Dr. Andrew Molnar is a pioneer in computer-assisted education, and he believes that our modern base of knowledge is so vast that “it would take 22 centuries to read the annual biomedical research literature or seven centuries to read a year’s chemical literature.” Consequently, we depend on computers to store, organize, cross-reference, and provide access points to data throughout the day, every day. Students who enroll in computer science programs in high school have a distinct advantage over their peers since they progress from a familiarity with technology to a deep appreciation for cognitive computing. As Dr. Molnar explains, cognitive computing means that the individual is an “information processor.” In other words, every person is an organic computer, with the inexhaustible potential to develop “higher-order, thinking and problem-solving skills.” High school students spend much of their time learning to think critically and solve problems. Disciplined thinkers can classify and consolidate information while perceiving their limits and imagining changes; then, they can commit key points to memory in order to apply relevant data to their behavior. Computer science programs for high school students deepen critical thinking as they empower students to grasp complex or abstract ideas and transform them into beliefs or direct actions.

Diversity in the tech field is important because computing technologies are pervasive in our daily lives – from the GPS we use to get around, to apps we use to bank, make hotel or flight reservations and check the weather. But if the people who design the technology don’t include women, minorities, people with disabilities, or other individuals from diverse backgrounds, it could lead to technology that works for some or maybe even most but not all. For instance, it recently came to light that the body scanners used by the Transportation Security Administration frequently set off false alarms for Afros, braids and other hairstyles worn by black women. This in turn subjects black women to more frequent and invasive screenings at the airport. Problems like this are why it is important for software development teams to be as diverse and inclusive as possible to ensure technologies address the needs of all. As more students see people who look like them taking computer science courses in high school, more students will take notice and follow in their footsteps. Ultimately, this will enable them to become the software engineers and tech innovators of the future.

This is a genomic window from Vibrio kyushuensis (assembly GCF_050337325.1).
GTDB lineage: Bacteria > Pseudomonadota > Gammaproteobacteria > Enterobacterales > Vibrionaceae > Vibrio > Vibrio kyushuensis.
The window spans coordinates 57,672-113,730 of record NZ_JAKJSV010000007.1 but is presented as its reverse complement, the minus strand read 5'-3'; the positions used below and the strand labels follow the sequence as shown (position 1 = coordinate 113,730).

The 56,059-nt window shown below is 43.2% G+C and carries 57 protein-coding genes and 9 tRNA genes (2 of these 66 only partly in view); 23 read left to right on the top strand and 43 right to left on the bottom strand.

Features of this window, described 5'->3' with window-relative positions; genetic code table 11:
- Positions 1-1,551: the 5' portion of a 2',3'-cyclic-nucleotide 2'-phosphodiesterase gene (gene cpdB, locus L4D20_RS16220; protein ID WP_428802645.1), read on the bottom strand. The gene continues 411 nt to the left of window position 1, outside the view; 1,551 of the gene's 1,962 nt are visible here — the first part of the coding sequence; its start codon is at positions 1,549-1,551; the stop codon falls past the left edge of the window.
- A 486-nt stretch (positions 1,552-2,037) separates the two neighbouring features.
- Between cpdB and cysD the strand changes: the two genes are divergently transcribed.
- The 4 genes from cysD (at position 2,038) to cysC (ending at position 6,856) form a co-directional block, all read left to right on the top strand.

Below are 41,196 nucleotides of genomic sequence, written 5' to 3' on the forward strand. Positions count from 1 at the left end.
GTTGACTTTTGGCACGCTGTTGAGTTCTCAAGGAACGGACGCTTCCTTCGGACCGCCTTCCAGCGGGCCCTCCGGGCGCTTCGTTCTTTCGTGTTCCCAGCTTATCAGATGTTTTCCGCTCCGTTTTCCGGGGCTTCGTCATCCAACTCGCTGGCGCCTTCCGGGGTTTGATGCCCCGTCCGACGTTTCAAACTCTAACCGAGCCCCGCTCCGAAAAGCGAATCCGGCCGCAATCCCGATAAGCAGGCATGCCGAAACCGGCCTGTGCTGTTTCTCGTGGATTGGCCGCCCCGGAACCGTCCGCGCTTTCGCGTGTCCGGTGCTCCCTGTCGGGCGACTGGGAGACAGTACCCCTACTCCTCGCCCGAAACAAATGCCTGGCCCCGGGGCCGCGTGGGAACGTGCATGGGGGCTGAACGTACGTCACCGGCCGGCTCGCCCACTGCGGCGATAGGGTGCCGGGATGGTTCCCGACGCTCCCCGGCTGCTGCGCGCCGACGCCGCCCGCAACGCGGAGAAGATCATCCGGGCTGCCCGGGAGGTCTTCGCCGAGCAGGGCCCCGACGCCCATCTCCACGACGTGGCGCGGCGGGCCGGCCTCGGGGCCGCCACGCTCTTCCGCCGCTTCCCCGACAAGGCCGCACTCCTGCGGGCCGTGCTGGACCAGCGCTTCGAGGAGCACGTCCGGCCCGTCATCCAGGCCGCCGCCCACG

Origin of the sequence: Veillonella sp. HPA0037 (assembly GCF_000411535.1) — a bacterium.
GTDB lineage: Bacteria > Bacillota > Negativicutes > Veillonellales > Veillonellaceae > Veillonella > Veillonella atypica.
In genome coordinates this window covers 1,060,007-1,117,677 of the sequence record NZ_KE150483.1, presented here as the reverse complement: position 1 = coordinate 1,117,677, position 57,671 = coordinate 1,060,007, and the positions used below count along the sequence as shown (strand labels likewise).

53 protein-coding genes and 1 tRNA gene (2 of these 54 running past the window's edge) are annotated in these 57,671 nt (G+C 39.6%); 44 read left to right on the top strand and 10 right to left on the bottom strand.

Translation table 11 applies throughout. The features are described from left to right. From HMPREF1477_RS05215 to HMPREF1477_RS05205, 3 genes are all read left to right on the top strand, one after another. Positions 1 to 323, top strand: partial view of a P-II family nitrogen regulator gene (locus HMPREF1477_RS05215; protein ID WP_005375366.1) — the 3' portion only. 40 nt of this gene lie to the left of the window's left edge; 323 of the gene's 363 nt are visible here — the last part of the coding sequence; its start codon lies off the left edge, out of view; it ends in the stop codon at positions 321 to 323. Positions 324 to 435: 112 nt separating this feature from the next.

What would define and distinguish a pre-college subject, like computer science, in a formal manner? If a comparison between computer science and other traditional technical disciplines, such as the sciences and mathematics, is made, it can be seen that advancements in several areas must occur before computer science can be seen as a legitimate and important subject at the secondary-school level. We consider these as important progress indicators that are critical to pro-viding professional recognition to the discipline and to the teachers. A curriculum that meets the needs of high-school students and, for those who need it, an entry into post-secondary education programs that require computer science skills is essential. As in the other disciplines, this curriculum necessitates multiple tracks to meet the diverse needs of the students. A cursory examination of what is purported to be computer science in secondary schools is indicative of the confusion that exists between computer science as a discipline and instructional technology as a tool for teaching and learning. What should be taught in this course? Where do the required topics come from? A subset of subject areas outlined for college programs related work were used for the high-school curriculum. These areas, along with a brief definition, are: Algorithms; Programming Languages; Operating Systems and User Support; Computer Architecture; Social, Ethical, and Professional Context; Applications; Databases; Word Processing; Graphics Design; Additional Topics that add to the overall experience. Many of these programs are grouped in their various levels under Basic Science, Basic Technology, Computer Studies, and Data Processing. While some of the course offering are core requirements for the science inclined, others provide a skills-set basis for future career development via a technical, albeit scientific approach, irrespective of whether the student is science or art inclined (a typical example of such course offering is Data Processing)

The Hope Waddell ICT Laboratory has proved itself foremost amongst facilities of this genre , east of the Niger. Situated on the ground floor of the school library building , the laboratory complex comprises forty state-of-the-art desktop systems installed in a facility that is powered constantly via a solar power grid. The lab as served a basis for the best in ICT education for both students and staff alike.

At least nearly seven hundred Hope Waddell students have benefitted from the ICT facility.